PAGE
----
DENVER – U.S. Senator Cory Gardner voted Tuesday in favor of the motion to proceed to a Senate floor debate on Republicans’ efforts to repeal, and possibly replace, the Affordable Care Act—despite not knowing what bill the Senate might take up to debate first.
The final vote came down to Sen. Ron Johnson of Wisconsin and Sen. John McCain of Arizona, who came back to the Senate just days after being diagnosed with brain cancer to cast a vote.
Johnson had a lengthy discussion with Senate Majority Leader Mitch McConnell before he cast his vote, and McConnell was the last senator to vote.
The two were the deciding factors after Maine’s Susan Collins and Alaska’s Lisa Murkowski voted against the motion to proceed to floor discussion.
Democrats, including Colorado’s Michael Bennet, abstained from voting until all the Republicans had cast votes one way or another, and all voted against the motion to proceed.
Vice President Mike Pence was forced to break the tie with a deciding vote to bring a health care bill to the floor for discussion.
The votes came at a dramatic time, as protesters shouted, “Kill the bill!” as Republicans voted.
McCain spoke after the successful vote, saying he proud of his Senate tenure, but also saying that he wouldn’t vote for a bill as they stand today, that procedures and deliberations in the Senate weren’t currently at their best, and that the Senate wasn’t “producing the best for the American people.”
“We’ve all played some role in it. Certainly I have,” McCain admitted, adding that sometimes he wanted to win for the sake of winning, which he said was problematic. He said that the senators should move forward in a bipartisan fashion and get over partisan divides.
“Let’s trust each other. Let’s return to regular order,” McCain said. “We’re getting nothing done, my friends. We’re getting nothing done.”
McCain even admitted that the Senate had written its bills “behind closed doors” and that the current bills were “shells” of what most senators wanted.
“I will not vote for this bill as it is today,” McCain said. He also took a parting shot at the president before he heads back to Arizona to continue treatment.
"We are not the president's subordinates," he said. "We are his equal."
Gardner, the Republican senator from Colorado, and his staff had been mostly silent as to what sort of bill McConnell might put forward for debate first, and if he would only support a bill that replaced a repealed Affordable Care Act. Gardner had been one of the senators who, at least initially, had been among a handful who were working on the Senate version of the bill after the House passed its in early May.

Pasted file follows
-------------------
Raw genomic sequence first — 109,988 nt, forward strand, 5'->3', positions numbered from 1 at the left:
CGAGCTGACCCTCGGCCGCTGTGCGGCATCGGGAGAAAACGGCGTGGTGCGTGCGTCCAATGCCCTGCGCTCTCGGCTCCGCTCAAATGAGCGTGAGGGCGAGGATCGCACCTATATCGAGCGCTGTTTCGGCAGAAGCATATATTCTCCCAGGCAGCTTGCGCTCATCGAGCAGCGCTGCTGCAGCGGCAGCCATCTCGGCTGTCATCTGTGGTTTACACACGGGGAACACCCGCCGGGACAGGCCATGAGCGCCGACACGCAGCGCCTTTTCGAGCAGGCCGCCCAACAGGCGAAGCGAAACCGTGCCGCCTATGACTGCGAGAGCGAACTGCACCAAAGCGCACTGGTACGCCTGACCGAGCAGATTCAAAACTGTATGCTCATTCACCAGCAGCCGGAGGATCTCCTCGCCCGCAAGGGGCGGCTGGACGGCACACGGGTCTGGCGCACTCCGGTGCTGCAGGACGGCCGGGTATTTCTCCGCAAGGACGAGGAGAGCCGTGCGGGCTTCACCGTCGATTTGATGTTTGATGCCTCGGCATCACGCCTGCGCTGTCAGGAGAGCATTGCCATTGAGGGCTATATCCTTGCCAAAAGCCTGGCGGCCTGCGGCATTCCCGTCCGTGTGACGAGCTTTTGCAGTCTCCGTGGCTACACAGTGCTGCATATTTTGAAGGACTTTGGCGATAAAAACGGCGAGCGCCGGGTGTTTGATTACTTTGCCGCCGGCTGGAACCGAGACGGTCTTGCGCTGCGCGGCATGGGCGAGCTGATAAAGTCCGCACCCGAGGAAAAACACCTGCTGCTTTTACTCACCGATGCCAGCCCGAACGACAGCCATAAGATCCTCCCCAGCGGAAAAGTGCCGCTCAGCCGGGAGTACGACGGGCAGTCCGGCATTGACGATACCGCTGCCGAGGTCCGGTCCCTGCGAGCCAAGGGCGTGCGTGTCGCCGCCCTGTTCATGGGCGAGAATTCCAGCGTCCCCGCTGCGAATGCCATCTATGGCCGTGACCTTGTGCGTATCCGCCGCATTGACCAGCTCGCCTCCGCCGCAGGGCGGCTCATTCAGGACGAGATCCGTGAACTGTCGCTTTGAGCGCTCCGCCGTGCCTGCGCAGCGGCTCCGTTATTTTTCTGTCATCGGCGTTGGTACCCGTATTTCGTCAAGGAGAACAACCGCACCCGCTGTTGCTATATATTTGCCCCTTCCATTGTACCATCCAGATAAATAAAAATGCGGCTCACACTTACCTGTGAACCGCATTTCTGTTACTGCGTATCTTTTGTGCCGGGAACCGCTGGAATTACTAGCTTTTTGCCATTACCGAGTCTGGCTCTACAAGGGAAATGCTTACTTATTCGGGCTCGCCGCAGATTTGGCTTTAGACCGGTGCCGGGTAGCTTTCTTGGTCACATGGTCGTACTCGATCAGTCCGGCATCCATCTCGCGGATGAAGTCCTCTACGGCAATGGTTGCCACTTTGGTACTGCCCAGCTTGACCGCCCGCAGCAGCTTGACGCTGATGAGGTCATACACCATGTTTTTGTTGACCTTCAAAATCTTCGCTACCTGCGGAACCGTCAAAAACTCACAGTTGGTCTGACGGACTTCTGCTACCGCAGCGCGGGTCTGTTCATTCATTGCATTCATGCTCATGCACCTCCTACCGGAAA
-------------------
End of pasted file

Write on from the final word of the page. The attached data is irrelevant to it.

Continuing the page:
A repeal-now, replace-later option was now the first bill on the table, but the BCRA with the Cruz amendment might end up being the bill the Senate votes on, as it was being read in full after the motion to proceed vote.
And it’s that option that Gardner voted for in his early days in the Senate, when both the House and Senate passed a bill on to then-President Barack Obama to replace his signature health care law.
After Gardner’s vote, he issued a statement saying he voted to proceed to debate so amendments could be offered.
“I voted to allow debate today because we can no longer subject Coloradans to a failing health care system without working toward solutions, and today’s vote will allow that debate to continue,“ Gardner said. “We can now offer amendments in an open setting to fix our nation’s healthcare system and bring relief to the American people.”
He offered no ideas as to what amendments should be offered, or what bill he hopes will be taken up.
Bennet, meanwhile, called Republicans' votes to proceed "shameful."
"It's shameful that [Senate Republicans] just voted to take up unknown legislation that could harm millions of Coloradans and Americans," he said. “Whether Republicans choose to vote for repeal-and-replace or repeal-and-delay, we know both outcomes would be devastating for Colorado families, hospitals, and rural communities. The American people deserve better than this.”
But he also praised McCain for his call for bipartisanship.
"Thank you @SenJohnMcCain for your call to work together. The loudest partisan voices should not drive our debate."
Now, McConnell and other Senate Republican leaders will have to decide which proposal to push to pass. It appeared he was first taking up the repeal-now, replace-later effort first in a substitute amendment that Rand Paul had pushed for, but that was uncertain with other options possible.
A “skinny repeal” that was put forth at the last minute and would likely force the health care efforts into conference committee was also a possibility, as is the Senate’s BCRA—which couldn’t muster enough votes to get to the floor earlier this month.
By Tuesday evening, it appeared as though the BCRA would be the first bill forward, as it was being read in full on the Senate floor.
The various Congressional Budget Office scores and Colorado Health Institute analysis for the bills have all shown that hundreds of thousands of Coloradans are likely lose health insurance—many of whom would be Medicaid recipients—over the next decade, and various estimates have shown billions of dollars in federal funding losses for the state.
President Trump lauded Senate Republicans after they passed the motion to proceed. He’d chided them for weeks to pass some sort of health care bill.
“I applaud the Senate for taking a giant step to end the Obamacare nightmare. As this vote shows, inaction is not an option, and now the legislative process can move forward as intended to produce a bill that lowers costs and increases options for all Americans,” the president said. “The Senate must now pass a bill and get it to my desk so we can finally end the Obamacare disaster once and for all.”
This is a developing news story; stay posted to Denver7 for updates.